Russia will respond “asymmetrically” if the U.S. deploys short- and intermediate-range missiles in Europe, Russian President Vladimir Putin said Wednesday.
Addressing the Federal Assembly in Moscow, Putin said that the presence of U.S. missiles in Europe -- capable of striking Moscow in 10 minutes -- represented a threat to Russia’s security.
Russia, he added, would not be the first to deploy such missiles in Europe. But such a move by the U.S., Putin warned, would endanger international security.
“In this case, we will have to provide for… asymmetric measures,” he said.
“Russia will be forced to create and deploy weapons that can reach not only those territories from which we will have a direct threat,” he added, “but also those territories where there are decision-making centers for the use of missile systems that threaten us.”
Putin also announced the development of a new hypersonic missile -- the Zirkon -- capable of traveling at nine times the speed of sound and which can be launched from submarines.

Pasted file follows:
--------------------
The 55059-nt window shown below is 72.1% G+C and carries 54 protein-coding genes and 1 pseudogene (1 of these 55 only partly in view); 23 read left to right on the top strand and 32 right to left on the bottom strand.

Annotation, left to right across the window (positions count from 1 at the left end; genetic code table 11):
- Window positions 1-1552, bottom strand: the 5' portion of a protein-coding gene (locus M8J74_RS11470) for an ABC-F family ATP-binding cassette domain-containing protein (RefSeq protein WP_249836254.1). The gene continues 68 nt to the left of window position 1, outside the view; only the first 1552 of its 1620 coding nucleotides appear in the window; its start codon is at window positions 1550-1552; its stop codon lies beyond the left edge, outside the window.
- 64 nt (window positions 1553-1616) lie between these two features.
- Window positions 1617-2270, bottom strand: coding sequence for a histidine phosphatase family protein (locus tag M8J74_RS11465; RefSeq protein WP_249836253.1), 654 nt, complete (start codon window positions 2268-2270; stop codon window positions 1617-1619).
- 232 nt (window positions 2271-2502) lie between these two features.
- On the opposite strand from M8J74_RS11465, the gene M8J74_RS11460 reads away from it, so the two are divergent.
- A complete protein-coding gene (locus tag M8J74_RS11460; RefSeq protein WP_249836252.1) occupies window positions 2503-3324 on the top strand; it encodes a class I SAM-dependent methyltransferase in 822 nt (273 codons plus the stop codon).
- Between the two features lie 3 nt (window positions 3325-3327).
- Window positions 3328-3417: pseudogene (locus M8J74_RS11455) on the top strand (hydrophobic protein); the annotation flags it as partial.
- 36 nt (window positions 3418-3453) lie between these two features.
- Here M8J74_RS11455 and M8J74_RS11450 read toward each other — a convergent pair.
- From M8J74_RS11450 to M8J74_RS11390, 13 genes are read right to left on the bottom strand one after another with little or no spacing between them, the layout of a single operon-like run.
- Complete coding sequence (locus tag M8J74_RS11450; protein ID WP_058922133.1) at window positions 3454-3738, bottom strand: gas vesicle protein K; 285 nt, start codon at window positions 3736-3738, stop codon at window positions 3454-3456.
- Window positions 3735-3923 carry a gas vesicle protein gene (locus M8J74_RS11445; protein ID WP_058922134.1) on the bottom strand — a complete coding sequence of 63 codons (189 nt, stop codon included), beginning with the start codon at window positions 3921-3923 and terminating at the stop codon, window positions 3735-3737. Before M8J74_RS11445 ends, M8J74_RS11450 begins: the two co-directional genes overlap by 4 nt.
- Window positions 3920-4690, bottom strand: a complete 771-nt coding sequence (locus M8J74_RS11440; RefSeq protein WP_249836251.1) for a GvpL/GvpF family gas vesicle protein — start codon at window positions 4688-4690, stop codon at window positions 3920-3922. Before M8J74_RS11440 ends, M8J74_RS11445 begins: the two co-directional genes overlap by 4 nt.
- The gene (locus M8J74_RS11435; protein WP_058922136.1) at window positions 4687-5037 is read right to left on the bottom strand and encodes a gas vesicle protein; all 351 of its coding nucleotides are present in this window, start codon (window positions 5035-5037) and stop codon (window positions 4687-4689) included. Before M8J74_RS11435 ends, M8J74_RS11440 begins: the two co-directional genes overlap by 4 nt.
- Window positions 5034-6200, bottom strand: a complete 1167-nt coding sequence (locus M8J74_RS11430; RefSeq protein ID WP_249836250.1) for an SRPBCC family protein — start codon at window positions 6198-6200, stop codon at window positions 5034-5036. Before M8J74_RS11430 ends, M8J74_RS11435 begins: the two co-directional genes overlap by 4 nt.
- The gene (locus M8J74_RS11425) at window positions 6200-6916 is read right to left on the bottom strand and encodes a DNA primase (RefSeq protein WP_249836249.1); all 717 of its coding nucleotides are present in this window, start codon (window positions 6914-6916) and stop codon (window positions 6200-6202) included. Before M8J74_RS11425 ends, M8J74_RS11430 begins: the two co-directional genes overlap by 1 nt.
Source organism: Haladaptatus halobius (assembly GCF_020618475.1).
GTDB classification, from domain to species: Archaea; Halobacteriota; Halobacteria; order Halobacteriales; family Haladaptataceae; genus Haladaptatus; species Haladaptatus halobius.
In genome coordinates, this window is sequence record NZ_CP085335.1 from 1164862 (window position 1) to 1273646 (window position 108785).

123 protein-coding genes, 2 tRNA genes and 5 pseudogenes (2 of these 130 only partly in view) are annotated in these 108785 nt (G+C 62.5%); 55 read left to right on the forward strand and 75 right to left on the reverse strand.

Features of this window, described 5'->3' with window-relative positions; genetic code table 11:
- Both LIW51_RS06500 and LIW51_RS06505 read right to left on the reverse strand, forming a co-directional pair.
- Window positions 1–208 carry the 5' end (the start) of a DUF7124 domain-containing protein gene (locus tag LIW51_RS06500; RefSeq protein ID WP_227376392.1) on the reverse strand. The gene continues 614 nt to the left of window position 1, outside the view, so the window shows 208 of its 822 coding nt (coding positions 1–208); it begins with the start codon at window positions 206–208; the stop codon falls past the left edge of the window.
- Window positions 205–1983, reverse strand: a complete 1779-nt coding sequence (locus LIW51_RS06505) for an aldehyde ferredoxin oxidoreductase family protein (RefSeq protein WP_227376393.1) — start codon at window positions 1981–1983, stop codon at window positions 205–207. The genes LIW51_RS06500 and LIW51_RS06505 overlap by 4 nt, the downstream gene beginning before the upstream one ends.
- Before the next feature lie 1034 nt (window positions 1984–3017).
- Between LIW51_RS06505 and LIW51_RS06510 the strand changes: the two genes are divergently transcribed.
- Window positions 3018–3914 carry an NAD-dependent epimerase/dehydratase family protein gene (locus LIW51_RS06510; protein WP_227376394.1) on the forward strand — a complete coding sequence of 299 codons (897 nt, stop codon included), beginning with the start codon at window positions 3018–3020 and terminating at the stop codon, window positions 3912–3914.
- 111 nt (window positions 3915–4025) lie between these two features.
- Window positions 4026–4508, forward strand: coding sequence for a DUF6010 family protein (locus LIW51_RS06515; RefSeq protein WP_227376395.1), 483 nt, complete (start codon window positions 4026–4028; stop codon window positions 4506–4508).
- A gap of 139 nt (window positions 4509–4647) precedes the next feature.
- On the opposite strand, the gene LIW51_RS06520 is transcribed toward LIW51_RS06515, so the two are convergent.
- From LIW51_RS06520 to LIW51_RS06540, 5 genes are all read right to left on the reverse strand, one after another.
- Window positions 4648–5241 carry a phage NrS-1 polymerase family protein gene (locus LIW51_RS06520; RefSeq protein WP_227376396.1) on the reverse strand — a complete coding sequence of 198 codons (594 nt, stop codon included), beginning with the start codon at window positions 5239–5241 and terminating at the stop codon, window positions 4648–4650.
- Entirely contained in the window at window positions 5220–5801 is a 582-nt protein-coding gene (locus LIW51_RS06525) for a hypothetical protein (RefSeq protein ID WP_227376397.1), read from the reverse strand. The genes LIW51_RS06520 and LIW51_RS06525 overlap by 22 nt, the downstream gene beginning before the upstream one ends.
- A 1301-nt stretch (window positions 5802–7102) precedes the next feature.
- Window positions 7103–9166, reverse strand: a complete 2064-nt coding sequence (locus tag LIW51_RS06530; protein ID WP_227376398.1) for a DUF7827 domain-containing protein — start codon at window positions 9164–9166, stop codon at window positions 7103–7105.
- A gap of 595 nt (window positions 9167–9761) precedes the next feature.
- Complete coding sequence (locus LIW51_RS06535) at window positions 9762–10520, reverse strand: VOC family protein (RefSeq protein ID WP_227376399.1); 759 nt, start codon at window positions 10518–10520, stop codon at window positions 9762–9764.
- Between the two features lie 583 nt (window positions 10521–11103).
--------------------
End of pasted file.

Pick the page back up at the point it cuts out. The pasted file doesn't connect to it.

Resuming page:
Turning to Asia
Putin also hailed Moscow’s relations with Asian states, describing Russian-Chinese relations as "a stabilizing factor in world affairs" and referring to India as "a strategic and particularly privileged partner".
He also stressed his country’s desire to ink a peace treaty with Japan based on “mutually acceptable conditions”.
"We also intend to deepen our cooperation with the Association of Southeast Asian States," Putin asserted.
Moscow, he added, is now awaiting steps by the European Union aimed at the "restoration of normal political and economic cooperation".
Putin went on to describe the demographic crisis now facing Russia as "the country's key challenge".
He proposed several recommendations for resolving the crisis, including increased welfare payments to children, tax exemptions, and improvements to the public health system.